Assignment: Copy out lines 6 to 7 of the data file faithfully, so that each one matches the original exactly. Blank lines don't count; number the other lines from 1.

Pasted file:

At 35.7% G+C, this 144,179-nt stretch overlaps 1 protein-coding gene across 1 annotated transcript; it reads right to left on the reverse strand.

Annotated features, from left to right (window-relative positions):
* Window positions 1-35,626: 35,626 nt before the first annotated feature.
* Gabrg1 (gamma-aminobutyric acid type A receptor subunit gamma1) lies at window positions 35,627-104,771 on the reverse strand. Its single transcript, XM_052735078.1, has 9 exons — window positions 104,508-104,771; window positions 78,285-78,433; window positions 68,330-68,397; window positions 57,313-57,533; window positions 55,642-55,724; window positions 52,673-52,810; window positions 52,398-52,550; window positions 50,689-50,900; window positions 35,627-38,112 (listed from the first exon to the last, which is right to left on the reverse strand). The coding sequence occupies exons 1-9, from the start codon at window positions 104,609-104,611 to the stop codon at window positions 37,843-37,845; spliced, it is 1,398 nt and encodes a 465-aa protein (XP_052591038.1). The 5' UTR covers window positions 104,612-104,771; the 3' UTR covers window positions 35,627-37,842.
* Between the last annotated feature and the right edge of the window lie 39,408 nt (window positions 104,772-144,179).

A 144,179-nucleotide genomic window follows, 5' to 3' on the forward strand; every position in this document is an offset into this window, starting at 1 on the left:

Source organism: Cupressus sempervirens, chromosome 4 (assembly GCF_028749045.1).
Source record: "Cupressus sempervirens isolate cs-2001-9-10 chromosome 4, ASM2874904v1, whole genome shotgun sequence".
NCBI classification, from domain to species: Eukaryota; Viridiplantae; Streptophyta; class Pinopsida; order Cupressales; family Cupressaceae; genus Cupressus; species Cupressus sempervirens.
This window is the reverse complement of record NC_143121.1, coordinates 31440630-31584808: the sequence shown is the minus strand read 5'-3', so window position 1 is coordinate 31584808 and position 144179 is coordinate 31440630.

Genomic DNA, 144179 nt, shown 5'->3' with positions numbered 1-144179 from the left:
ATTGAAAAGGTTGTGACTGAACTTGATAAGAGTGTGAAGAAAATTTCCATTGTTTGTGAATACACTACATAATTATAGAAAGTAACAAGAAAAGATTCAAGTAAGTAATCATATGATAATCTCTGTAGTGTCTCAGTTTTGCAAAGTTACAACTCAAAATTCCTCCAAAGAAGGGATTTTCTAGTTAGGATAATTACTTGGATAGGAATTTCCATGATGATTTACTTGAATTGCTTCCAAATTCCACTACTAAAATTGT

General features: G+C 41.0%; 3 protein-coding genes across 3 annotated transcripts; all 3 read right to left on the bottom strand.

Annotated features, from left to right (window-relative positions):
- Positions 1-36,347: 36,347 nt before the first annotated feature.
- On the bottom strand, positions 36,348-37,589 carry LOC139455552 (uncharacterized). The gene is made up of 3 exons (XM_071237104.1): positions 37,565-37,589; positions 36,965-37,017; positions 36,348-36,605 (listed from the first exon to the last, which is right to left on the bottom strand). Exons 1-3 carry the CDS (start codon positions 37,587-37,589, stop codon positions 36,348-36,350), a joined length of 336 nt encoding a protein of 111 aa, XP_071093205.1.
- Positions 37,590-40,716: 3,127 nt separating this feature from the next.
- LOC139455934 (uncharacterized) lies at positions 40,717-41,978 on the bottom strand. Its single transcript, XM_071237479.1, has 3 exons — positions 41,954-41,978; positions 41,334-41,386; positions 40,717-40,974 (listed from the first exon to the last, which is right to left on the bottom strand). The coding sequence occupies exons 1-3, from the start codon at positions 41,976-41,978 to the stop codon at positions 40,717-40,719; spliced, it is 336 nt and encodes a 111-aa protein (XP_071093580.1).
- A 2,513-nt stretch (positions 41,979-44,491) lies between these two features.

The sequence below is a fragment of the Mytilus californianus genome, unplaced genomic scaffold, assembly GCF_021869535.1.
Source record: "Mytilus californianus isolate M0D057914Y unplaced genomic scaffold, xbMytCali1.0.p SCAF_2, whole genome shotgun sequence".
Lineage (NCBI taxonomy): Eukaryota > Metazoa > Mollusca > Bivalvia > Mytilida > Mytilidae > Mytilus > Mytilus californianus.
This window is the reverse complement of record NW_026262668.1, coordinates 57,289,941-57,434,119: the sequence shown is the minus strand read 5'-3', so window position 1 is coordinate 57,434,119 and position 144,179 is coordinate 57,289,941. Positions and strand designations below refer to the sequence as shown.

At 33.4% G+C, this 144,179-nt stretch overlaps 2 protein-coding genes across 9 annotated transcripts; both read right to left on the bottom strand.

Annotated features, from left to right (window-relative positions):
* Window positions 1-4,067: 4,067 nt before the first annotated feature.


A 144,179-nucleotide genomic window follows, 5' to 3' on the forward strand; every position in this document is an offset into this window, starting at 1 on the left:

Source organism: Cupressus sempervirens, chromosome 4 (assembly GCF_028749045.1).